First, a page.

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When Bill Boulding says he played basketball as a student, it comes as no real surprise. But whatever aspirations the towering 57-year-old had to become a sportsman when he was younger, these were eschewed as he followed his parents into a career in academia.

Not that this was necessarily his first plan. At the age of 24, with an economics degree under his belt, he enrolled on the MBA programme at the Wharton School at the University of Pennsylvania. It was there that he was spotted by the chairman of the marketing department, Tom Robertson, now Wharton’s dean.

Robertson persuaded his student to switch from an MBA to a PhD, and his faith has clearly paid off. His protégé is now dean of a business school himself: the Fuqua School of Business at Duke University in North Carolina.

Boulding says his role at Fuqua – he became dean in summer 2011 – is very different from that of a marketing professor. “I don’t get to teach any more. It’s something I think deans miss a lot. I miss it a lot. It is also difficult to continue with research.”

Teaching has been superseded by travel – something acutely necessary at Fuqua, whose professors teach in six countries outside the US – China, India, Russia, the United Arab Emirates, South Africa and the UK.

“It is important to keep in touch with students. I find I am giving talks all the time. That has in some ways replaced the classroom for me. And connecting with the [17,000] alumni is extremely important.”

He does not regret his promotion, though. “I’ve never worked harder. I’ve never slept less. I’ve never had more fun. I’m having a blast.”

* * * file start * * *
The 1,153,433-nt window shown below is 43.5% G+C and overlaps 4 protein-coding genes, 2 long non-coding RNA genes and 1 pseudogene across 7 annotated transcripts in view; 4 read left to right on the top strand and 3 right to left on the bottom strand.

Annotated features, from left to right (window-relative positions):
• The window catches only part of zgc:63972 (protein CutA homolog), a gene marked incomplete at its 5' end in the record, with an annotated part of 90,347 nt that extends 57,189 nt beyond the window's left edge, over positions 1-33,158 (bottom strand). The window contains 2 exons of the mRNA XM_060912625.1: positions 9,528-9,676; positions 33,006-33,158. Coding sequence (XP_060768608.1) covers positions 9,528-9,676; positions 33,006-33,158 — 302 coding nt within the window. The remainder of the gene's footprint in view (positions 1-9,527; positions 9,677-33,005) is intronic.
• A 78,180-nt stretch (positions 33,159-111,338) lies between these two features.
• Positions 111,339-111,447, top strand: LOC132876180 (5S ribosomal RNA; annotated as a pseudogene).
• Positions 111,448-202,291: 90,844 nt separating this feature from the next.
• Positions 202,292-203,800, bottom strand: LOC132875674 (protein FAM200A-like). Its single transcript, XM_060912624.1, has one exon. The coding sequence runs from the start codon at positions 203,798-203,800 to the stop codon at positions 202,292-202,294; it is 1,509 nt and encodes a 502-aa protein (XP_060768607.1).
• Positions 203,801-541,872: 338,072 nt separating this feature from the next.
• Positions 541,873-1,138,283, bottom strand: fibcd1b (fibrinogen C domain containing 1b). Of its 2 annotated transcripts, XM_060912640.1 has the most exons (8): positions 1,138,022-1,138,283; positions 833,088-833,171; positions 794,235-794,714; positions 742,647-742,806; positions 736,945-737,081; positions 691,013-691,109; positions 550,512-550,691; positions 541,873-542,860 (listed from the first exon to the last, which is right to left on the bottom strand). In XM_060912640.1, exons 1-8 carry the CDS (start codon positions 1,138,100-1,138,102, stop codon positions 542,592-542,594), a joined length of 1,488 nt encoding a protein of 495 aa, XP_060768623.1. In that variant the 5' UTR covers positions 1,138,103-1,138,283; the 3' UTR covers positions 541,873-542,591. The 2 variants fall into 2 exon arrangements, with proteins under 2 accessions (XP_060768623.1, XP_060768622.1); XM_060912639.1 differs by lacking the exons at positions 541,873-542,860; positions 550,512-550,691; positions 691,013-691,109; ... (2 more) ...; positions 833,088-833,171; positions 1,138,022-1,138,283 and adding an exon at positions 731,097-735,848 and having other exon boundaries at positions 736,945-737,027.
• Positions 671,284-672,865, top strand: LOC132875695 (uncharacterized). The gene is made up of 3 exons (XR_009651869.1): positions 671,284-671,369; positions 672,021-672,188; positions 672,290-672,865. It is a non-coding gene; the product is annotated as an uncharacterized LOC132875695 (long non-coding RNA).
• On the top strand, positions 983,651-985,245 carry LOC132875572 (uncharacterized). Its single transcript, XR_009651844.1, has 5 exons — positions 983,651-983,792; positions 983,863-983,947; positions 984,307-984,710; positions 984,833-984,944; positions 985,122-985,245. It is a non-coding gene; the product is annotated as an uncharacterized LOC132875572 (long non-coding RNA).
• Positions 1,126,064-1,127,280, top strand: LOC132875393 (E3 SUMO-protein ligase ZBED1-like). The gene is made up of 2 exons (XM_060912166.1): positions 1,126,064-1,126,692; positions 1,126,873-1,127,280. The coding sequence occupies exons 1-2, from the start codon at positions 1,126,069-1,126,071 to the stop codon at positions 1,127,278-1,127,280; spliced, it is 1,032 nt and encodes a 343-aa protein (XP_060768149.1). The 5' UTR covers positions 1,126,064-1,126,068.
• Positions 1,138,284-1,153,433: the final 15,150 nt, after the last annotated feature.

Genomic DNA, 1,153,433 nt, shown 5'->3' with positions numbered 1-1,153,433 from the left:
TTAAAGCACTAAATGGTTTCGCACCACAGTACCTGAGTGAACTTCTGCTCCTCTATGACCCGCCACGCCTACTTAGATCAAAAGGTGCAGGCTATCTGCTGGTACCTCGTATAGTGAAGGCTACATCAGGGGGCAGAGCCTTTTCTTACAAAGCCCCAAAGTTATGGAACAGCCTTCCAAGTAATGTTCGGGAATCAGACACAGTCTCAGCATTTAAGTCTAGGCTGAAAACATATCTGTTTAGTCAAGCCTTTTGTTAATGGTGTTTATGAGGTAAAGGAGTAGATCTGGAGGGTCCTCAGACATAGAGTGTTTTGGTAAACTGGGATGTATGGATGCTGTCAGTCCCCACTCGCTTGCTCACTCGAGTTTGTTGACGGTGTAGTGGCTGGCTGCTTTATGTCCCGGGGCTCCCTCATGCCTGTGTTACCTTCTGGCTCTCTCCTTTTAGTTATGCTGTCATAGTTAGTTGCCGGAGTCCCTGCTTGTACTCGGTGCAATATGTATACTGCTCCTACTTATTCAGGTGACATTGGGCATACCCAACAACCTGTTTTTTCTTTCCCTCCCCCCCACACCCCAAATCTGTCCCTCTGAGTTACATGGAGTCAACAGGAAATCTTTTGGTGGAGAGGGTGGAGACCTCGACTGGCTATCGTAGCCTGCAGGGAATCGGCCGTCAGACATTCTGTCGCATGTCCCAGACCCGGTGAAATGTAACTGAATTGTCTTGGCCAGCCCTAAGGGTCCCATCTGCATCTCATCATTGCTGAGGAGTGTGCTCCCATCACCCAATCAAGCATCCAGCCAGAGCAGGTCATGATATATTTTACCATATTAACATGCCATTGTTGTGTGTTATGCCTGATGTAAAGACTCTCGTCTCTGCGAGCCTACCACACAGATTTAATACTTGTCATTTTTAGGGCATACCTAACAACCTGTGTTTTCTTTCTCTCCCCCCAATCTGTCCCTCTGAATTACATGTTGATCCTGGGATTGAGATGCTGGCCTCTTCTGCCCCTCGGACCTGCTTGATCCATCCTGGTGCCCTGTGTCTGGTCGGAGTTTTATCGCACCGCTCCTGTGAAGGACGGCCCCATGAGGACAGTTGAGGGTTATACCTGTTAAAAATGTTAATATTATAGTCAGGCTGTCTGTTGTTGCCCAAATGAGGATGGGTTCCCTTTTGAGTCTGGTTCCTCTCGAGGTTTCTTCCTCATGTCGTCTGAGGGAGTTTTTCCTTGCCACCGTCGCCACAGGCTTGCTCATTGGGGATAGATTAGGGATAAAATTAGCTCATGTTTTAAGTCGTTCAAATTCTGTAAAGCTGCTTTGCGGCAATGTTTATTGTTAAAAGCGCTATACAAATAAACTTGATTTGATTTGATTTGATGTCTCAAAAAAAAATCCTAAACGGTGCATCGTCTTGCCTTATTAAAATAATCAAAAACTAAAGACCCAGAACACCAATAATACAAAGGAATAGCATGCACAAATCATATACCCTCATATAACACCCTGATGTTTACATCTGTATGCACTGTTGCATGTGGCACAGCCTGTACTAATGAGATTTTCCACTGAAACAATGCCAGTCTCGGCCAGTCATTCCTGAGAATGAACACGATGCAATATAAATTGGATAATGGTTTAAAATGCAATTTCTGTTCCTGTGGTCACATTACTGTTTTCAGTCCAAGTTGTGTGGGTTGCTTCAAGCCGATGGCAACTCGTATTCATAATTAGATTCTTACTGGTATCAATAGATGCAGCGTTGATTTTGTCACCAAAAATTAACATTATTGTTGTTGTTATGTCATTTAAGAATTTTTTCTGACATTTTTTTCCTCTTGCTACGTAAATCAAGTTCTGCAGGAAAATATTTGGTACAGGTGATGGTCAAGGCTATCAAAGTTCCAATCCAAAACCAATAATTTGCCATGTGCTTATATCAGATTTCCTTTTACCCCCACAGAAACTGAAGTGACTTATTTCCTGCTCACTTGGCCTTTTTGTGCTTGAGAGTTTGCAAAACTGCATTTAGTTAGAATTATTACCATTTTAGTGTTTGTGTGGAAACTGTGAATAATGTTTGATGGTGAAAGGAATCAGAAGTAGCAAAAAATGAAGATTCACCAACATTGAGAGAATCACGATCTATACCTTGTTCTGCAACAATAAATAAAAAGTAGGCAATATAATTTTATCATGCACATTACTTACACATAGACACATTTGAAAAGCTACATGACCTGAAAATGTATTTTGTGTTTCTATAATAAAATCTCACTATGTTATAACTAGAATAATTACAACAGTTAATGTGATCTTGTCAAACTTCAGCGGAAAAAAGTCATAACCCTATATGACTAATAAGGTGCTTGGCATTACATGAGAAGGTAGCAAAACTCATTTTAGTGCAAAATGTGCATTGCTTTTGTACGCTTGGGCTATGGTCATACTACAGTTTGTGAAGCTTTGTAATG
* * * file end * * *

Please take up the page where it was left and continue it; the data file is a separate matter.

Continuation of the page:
A Fuqua man through and through, Boulding joined the school in 1984 while he was still finishing his doctoral degree at Wharton. Today, he still believes Fuqua has a very special culture and a very special strategy.

It was a former dean, Tom Keller, who coined the phrase “Team Fuqua”, says Boulding, but he believes the collaborative approach of the Fuqua faculty is what makes it different from most top US schools. “We like to have people who have multiple homes. We want to avoid ‘siloing’ people – saying this is someone who can only do one thing.”

It will also help Fuqua work collaboratively with other departments in the university, such as healthcare, the environment, energy and the geopolitics of security, as the school expands its teaching overseas.

“This year what we are trying to do is build a presence in Brazil and South Africa,” says Boulding, with student social enterprise projects playing a key role. Getting a feel for what is needed on the ground is critical in regions such as the Amazon, he says.

“That is one of the most important places in the whole world in terms of our future. That is a place where, whatever we do there, we have to be of the place, rather than projecting our ideas in.”

When most business schools think of Brazil, they are likely to target Rio de Janeiro or São Paulo. But Boulding believes Fuqua can bring greater value to the Amazon region. His mantra is that there are three forces at work in the business world: globalisation – “the world doesn’t look the same as it did when business schools were created”; interdependence; and disruption.

“We want to be in places that are maximally interdependent and maximally subject to disruption. That is where you maximise the ability to change,” argues Boulding.

“The upside is positive disruption. If you can do something better, then why wouldn’t you?”

Copyright The Financial Times Limited 2017. All rights reserved.

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